Psychotherapy depends on conversation and rapport. However, the conversation ends up being artificial and the rapport is not based on true friendship. Psychological counseling is a fabricated relationship which lacks reciprocity and relies on financial remuneration.
Jacqueline Olds and Richard Schwartz discuss one of the serious realities of counseling in their book The Lonely American. This serious reality exists because of the problem-centered nature of counseling. They first mention “a curious set of rules” that exist in counseling and say, “the rules are quite different from the rules for ordinary relationships. The most striking difference is that the usual expectation of reciprocity disappears“1 (bold added). All the drama and narrative dialogue are about the counselee and her issues and problems. The counselee gets to talk about herself and her litany of personal problems whereas the counselor does not get to talk about herself and her own problems, except for something brief that might be said to establish rapport. The expectation is that the focus of the counseling will be on the counselee’s “problems and life and words.”2 The counselor does not get equal time for her own issues.
Dr. Thomas Szasz describes counseling simply as “rhetoric” and refers to counseling as “conversation.” Szasz asks, “In plain language, what do [the counselee] and [counselor] actually do?” He answers, “They speak and listen to each other.” Szasz asks and answers, “What do they speak about? Narrowly put, the [counselee] speaks about himself, and the [counselor] speaks about the [counselee].”3 The spotlight during the counseling hour is on the counselee.
The counselor/counselee relationship is diametrically different from normal relationships where there is reciprocity. Turn-taking occurs in normal relationships. One person speaks and another listens, but the listener gets to speak as well. The focus of attention is shared between one another’s “problems and life and words.” In normal conversation there is close to equal time given to and taken by both parties. The down side of the counseling relationship is that it is not the normal way conversations are carried on in the real world.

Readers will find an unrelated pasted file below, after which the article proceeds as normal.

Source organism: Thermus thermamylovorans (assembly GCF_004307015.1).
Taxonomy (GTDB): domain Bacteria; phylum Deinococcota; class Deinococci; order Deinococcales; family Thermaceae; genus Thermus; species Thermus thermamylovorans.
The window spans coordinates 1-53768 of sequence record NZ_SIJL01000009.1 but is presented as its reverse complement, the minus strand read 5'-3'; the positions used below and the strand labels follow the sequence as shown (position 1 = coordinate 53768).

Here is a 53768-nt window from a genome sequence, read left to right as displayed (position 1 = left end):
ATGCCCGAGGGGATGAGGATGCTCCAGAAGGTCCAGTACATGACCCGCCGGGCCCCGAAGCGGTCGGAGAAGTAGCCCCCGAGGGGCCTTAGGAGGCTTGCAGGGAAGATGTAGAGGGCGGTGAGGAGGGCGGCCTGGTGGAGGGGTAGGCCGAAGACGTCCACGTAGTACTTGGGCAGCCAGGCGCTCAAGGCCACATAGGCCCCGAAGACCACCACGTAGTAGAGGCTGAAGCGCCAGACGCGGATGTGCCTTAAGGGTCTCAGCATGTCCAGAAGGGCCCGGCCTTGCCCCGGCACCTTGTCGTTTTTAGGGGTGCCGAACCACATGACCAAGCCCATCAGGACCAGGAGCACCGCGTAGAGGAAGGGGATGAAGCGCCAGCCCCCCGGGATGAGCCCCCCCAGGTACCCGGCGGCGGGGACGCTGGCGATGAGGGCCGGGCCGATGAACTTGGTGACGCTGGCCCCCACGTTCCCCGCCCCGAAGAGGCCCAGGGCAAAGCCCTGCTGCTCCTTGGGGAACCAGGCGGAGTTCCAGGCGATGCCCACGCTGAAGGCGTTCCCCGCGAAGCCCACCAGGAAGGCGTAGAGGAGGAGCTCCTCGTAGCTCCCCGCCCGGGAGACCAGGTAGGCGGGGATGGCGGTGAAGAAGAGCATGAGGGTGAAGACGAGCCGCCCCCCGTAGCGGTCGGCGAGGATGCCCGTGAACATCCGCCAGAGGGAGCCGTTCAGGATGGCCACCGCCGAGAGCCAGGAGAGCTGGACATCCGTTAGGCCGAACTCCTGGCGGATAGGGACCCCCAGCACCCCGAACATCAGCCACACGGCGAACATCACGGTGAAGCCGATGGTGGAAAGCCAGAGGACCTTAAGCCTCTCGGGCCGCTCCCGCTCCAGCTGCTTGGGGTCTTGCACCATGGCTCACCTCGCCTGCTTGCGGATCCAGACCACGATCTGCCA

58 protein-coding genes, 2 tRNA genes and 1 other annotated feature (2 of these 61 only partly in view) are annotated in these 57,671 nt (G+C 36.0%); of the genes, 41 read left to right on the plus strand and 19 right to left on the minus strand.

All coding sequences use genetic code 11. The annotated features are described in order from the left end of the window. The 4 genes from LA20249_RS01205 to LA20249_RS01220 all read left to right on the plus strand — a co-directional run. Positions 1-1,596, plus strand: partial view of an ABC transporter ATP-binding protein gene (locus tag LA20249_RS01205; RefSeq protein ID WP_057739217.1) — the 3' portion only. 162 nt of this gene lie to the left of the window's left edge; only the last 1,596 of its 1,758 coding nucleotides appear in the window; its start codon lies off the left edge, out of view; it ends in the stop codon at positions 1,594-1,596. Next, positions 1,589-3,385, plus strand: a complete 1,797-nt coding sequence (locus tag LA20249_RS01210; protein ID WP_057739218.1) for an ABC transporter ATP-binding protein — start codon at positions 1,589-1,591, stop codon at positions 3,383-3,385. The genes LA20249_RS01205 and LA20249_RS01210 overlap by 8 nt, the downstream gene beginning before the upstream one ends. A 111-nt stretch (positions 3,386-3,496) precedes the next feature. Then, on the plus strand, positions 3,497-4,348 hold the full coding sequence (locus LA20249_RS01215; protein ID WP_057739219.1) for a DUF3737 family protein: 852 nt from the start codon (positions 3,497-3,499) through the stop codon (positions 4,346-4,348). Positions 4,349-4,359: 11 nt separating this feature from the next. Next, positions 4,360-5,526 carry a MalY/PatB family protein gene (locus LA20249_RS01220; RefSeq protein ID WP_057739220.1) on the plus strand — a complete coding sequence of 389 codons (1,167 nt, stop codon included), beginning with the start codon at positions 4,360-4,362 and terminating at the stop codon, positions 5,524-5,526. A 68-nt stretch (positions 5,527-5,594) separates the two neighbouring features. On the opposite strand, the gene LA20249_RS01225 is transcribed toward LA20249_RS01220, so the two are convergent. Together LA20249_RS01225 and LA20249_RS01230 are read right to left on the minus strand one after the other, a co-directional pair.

While “there are no reliable statistics” on what is called “self-disclosure,” it is considered to be unprofessional for a counselor to disclose her own personal issues to a counselee whether the time is paid for or not.4 Imagine a counselor talking about her own marriage problems or her own relational or professional issues, saying for example, “My husband and I do not see eye to eye lately on a lot of matters,” or, “This has been a tough month. Some of my counselees have not returned and I have expenses to cover and my own personal income needs.” When such self-disclosure occurs, it is typically the end of the counseling. Why? Because the counselee is there to talk about her own problems and not to listen to the counselor’s problems.
Regardless of how dull and boring the counselee may be, the counselor has the responsibility to listen thoughtfully and often to hang on every word the counselee utters in an effort to obtain an accurate understanding of the problem and to respond appropriately. Normal friends will seem mundane after a therapy session focused entirely on me.
Olds and Schwartz aptly describe such skewed relationships:
The special partnership that allows a therapist to earn a good living and a patient to focus on neglected aspects of his life and experience would be a disaster outside of the office. Used as a template for other intimate relationships, it is selfish and self-absorbed. Other than therapists, only an occasional very self-sacrificing parent or a spouse who aspires to martyrdom is likely to sign on for that long term. A problem with psychotherapy is that it can make all other relationships look like they fall short when it comes to sustained, attentive caring and leave the patient circling back to therapy as the only relationship that is good enough.5
Psychotherapy relationships are abnormal from the very beginning in that they are not true relationships but rather purchased relationship time. At the end of each session the relationship is on hold until the next appointment. Psychotherapists have been called “paid friends.” However, we consider “paid friend” to be an oxymoron, that is, a contradiction in terms.
Prior to 60 years ago such “paid friends,” who had a license to counsel anyone about problems of living, did not exist. Everyone knew then, as we should all know now, that true friends do not charge money for conversations about personal and often painful matters.
Only in the narrowest possible sense is the paid psychological counselor a friend, and that is in the confines of the 50-minute hour and only in the office. Paid counselors do not have lunch or fellowship with their counselees or visit one another as real friends do. As one typical counselor, when invited to lunch, instructed her counselee, “I am your counselor, not your friend.”
We have often wondered if any of these “paid friends” would still be friends if they were not paid. When the money stops the counseling ends and the relationship is over. That’s because psychological counseling relationships are not normal. Instead of being relationships of mutual care, they are business enterprises.
1 Jacqueline Olds and Richard S. Schwartz. The Lonely American. Boston: Beacon Press, 2009, pp. 164-165.
2 Ibid., p. 165.
3 Thomas Szasz. The Myth of Psychotherapy. Garden City: Anchor Press/Doubleday, 1978, p. 11.
4 “Should Therapists Self-Disclose?” Psychotherapy Networker, Vol. 34, No. 2, p. 14.
5 Olds and Schwartz, op. cit., p. 166.
(PsychoHeresy Awareness Letter, January – February 2014, Vol. 22, No. 1)